1

In the server hosting the PostgreSQL server, there is a very specific directory where a series of .csv files will be loaded regularly to update one of the databases. I want to make the process of uploading the data contained in these files as automatic as possible, and I have thus created a .sh script to do this. It is a simple for loop iterating through the set of .csv files in that directory and passing their names as parameters to a \COPY sentence.

Now, since the server administrator are being a little privy of their server, they would like to give us access only to the SQL server and not to the underlying unix server. So, here goes the question:

Is there a way to accomplish the task described above through a stored procedure executed from inside the database? Can you really read and access a path and its contents in that way from the database? The whole set of .csv files could vary so I don't think a hard-coded solution would work, plus it would look rather dirty (although, if that is the only way I can make it work, so be it).

My guess is that you cannot but... you never know.

  • You could drop all those files into a specific directory and then use a foreign data wrapper to expose them as tables: postgresql.org/docs/current/static/file-fdw.html – a_horse_with_no_name Dec 7 '16 at 10:32
  • Are they going to let you keep using psql? – Evan Carroll Dec 7 '16 at 10:32
  • @a_horse_with_no_name That would only work partially. FDW load and read files as if they were tables, but these files will be replaced with up-to-date versions of themselves with different information, but the previously uploaded info needs to be stored for historic reasons (but one could script a procedure to copy the data from these foreign tables onto historic tables, right? That could be a solution, I guess). – Feillen Dec 7 '16 at 10:37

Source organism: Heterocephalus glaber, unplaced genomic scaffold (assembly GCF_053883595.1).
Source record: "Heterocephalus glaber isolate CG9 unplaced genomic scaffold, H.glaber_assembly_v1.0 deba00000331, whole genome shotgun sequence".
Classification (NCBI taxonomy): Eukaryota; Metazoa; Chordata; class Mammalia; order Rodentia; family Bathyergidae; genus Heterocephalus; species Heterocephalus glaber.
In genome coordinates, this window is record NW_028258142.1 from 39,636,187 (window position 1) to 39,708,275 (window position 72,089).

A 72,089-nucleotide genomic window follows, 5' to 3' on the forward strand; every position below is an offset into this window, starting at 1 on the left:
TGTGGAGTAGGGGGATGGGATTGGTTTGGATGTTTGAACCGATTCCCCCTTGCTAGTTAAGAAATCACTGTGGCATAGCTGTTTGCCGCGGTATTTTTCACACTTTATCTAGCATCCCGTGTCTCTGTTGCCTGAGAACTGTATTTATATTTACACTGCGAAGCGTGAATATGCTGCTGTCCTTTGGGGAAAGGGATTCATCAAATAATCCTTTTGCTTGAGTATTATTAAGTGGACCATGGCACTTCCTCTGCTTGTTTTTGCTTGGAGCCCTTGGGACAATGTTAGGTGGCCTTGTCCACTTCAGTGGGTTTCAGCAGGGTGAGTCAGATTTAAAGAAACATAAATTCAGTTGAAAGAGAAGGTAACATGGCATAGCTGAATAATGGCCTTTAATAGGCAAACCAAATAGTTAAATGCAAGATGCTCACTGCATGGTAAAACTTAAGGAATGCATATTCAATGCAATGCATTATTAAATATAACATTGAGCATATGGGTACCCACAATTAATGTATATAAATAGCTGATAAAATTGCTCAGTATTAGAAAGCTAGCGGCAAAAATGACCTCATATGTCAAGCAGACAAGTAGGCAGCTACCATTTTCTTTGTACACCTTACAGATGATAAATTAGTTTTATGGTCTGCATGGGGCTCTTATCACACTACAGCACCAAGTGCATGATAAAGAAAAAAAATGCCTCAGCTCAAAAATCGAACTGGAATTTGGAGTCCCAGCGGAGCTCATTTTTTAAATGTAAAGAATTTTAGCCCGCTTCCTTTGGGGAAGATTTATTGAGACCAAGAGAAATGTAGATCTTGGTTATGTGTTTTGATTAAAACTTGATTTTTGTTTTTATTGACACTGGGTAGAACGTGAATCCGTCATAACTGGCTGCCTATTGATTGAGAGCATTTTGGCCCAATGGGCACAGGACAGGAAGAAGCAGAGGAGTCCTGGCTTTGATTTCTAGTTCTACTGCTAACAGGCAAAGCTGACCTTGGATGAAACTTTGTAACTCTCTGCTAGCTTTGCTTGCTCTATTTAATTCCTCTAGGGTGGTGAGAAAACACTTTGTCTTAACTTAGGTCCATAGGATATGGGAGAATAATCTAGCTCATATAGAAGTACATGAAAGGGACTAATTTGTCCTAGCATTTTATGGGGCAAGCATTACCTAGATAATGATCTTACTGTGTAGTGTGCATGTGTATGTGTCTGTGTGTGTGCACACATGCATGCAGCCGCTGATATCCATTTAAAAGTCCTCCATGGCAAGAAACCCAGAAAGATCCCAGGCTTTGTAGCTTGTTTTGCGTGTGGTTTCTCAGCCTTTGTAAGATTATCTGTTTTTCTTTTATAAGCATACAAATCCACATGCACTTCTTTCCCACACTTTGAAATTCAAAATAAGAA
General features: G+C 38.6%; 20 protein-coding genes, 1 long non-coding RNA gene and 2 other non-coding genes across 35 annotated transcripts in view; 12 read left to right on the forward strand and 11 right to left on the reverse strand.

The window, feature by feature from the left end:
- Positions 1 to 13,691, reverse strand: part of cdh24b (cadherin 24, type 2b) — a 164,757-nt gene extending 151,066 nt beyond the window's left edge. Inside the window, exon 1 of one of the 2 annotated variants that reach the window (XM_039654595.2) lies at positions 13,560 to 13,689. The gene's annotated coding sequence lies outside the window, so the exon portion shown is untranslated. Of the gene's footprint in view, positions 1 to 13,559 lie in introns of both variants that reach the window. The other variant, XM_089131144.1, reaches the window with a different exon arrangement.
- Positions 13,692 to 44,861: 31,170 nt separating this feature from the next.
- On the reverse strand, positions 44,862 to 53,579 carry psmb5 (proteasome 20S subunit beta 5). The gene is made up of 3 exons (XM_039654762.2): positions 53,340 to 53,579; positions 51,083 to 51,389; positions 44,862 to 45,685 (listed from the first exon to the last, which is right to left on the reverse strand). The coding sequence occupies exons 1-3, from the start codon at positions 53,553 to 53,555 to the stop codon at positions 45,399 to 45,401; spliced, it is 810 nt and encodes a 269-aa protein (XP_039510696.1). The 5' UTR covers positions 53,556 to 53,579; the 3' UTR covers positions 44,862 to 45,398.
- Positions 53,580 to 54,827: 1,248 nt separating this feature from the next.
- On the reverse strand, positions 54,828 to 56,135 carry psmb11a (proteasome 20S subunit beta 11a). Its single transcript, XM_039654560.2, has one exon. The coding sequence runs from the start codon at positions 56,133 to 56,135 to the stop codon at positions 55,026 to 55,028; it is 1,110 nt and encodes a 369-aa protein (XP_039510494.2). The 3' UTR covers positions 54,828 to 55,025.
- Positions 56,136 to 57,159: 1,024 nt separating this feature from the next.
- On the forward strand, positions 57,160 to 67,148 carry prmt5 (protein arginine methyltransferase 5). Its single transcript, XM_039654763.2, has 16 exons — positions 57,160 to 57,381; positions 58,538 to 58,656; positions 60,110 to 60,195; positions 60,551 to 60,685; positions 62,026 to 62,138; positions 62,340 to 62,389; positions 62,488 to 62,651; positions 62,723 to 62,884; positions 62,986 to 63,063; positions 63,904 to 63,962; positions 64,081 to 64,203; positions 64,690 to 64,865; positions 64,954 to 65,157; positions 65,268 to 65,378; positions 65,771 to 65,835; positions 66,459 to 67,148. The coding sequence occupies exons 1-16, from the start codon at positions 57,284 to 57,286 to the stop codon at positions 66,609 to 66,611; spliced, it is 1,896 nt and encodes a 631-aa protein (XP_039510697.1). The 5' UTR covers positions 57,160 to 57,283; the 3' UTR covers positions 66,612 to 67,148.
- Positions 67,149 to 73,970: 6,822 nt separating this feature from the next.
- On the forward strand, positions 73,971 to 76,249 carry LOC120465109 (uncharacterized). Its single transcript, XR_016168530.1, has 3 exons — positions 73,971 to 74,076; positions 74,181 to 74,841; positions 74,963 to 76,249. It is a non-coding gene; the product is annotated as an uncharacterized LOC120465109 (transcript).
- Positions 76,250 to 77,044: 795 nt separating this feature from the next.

• @EvanCarroll Their intention is to let us connect to the sql server only using a GUI (pgadmin III) – Feillen Dec 7 '16 at 10:37
  • You could copy the data from the CSV files (=FDW table) into a real table in Postgres. Something like: insert into archive select * from fdw_table – a_horse_with_no_name Dec 7 '16 at 10:41
2

There's a built-in pg_ls_dir function that is quite close to what you need.

There are two security-related caveats:

  • it's reserved to superusers.
  • absolute paths are not allowed, paths are relative to the PostgreSQL data directory.

Concerning the need to be superuser, any solution would have this requirement anyway, since it is a feature by design that a normal user has zero access to the filesystem.

A DBA (superuser) can grant access to an otherwise-forbidden specific functionality through a proxy function defined with SECURITY DEFINER access rights.

For instance:

create function pg_ls_dir2(text) as
  'SELECT pg_ls_dir($1)'
language sql SECURITY DEFINER;

-- optional (to give access to a specific role only)
revoke execute on function  pg_ls_dir2(text) from public;
grant execute on pg_ls_dir2(text) TO specific_role;

Concerning the second issue, a DBA can create a symlink from inside the $PGDATA directory to any directory, and pg_ls_dir will follow it, so the real upload directory can be anywhere on the file system.

If the system admin agrees to this setup, as a non-priviledged user you could eventually run a simple plpgsql function matching the functionality of the shell script:

 FOR filename IN select pg_ls_dir2('relative_path') LOOP
   IF (filename ~ '.csv$') THEN
      COPY '/fullpath/' || filename TO table...
   END IF;
 END LOOP;

As COPY FROM file itself requires to be superuser, this function will also need to be validated and owned and checked as SECURITY DEFINER by a superuser.